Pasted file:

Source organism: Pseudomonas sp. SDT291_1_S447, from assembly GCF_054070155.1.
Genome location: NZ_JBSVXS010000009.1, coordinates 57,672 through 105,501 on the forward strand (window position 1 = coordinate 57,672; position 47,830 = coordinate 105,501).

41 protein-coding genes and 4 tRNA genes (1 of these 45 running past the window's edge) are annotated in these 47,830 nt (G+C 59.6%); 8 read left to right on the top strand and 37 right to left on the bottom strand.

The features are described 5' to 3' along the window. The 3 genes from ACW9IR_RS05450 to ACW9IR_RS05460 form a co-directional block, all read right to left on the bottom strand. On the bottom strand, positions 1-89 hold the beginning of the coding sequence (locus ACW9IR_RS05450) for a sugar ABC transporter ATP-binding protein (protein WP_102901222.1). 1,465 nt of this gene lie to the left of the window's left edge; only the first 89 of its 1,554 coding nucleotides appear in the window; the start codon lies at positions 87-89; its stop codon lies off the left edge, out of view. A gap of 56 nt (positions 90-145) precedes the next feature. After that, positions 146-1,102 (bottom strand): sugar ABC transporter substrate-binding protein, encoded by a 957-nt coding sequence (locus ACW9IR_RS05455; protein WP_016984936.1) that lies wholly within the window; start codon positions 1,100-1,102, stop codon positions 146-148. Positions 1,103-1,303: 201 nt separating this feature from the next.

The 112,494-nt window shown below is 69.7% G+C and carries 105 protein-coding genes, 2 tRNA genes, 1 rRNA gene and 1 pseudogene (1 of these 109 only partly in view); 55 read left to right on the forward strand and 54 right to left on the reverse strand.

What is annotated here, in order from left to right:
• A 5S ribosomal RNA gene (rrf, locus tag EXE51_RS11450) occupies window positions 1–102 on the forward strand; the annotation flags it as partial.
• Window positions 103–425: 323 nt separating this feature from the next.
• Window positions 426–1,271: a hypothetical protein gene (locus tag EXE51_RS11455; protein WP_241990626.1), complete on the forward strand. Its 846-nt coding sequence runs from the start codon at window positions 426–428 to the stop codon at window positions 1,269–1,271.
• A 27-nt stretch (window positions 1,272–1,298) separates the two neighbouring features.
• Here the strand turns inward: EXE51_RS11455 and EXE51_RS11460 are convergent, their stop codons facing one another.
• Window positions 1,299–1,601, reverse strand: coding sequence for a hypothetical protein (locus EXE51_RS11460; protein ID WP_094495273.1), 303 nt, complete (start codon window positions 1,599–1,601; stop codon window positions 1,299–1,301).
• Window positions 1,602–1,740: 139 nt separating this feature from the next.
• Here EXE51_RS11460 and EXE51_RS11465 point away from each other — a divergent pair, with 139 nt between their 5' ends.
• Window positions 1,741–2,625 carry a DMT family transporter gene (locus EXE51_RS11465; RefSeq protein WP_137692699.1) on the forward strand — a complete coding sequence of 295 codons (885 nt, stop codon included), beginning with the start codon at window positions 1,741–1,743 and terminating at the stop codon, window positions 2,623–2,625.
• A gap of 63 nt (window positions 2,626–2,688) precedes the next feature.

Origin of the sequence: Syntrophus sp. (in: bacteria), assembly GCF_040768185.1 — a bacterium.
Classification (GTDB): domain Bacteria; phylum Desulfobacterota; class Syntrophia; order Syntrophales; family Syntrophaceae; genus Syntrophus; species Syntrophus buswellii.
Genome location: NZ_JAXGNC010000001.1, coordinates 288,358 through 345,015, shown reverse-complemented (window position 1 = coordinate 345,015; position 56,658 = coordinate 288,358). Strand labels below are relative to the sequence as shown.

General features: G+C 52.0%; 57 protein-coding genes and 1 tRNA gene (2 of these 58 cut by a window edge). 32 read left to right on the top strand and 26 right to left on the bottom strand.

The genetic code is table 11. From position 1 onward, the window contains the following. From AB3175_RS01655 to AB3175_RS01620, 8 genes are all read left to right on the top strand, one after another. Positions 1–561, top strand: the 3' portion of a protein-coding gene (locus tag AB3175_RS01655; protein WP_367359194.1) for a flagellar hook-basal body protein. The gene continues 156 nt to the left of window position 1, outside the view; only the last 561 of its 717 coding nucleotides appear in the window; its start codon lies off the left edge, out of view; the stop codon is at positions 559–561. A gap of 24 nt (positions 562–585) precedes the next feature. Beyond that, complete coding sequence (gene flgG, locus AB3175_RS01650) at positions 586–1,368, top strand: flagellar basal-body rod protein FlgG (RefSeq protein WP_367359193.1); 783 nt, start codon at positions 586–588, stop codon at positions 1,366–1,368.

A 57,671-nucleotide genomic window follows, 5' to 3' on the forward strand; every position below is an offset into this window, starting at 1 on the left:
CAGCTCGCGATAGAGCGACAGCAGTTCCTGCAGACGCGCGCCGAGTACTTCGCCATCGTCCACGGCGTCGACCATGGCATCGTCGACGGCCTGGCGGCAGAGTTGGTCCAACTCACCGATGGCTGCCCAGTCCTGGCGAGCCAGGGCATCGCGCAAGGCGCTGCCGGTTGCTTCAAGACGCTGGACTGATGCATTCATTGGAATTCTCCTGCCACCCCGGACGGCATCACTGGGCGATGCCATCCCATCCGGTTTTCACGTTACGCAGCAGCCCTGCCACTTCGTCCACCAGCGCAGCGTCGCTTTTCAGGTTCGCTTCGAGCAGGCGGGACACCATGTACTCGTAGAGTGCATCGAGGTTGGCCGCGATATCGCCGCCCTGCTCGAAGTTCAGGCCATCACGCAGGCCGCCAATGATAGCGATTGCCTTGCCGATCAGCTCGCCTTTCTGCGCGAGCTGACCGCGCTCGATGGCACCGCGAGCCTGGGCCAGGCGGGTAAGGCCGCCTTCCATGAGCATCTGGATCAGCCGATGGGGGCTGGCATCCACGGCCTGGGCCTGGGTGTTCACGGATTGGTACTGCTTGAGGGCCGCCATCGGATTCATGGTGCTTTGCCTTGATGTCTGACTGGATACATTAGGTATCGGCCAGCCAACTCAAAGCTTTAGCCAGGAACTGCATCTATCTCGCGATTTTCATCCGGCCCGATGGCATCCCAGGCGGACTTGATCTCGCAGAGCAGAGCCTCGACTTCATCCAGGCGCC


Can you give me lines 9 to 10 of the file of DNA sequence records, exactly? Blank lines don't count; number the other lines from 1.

• Window positions 426–1,271: a hypothetical protein gene (locus tag EXE51_RS11455; protein WP_241990626.1), complete on the forward strand. Its 846-nt coding sequence runs from the start codon at window positions 426–428 to the stop codon at window positions 1,269–1,271.
• A 27-nt stretch (window positions 1,272–1,298) separates the two neighbouring features.